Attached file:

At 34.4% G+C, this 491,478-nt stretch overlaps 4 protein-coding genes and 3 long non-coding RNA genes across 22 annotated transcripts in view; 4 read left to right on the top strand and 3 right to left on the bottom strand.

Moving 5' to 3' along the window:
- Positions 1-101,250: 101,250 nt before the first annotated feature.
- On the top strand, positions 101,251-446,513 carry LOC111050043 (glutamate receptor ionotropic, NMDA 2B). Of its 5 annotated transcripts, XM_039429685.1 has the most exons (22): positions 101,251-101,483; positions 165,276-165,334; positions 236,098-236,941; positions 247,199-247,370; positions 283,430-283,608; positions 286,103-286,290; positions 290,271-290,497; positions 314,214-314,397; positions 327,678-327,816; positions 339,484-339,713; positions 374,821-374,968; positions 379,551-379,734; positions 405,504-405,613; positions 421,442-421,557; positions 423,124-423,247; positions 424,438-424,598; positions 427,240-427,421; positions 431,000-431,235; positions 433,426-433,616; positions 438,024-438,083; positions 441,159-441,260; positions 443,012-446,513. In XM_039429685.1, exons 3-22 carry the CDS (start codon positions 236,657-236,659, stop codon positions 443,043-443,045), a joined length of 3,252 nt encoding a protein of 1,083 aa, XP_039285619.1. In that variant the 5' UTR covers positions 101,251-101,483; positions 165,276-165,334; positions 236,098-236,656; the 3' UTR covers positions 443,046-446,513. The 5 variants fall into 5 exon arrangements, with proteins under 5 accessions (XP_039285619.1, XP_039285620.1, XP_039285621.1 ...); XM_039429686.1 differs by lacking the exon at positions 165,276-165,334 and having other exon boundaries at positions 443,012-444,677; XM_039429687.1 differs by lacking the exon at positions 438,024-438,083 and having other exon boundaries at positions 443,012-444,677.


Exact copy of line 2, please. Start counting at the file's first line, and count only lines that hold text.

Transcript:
Moving 5' to 3' along the window: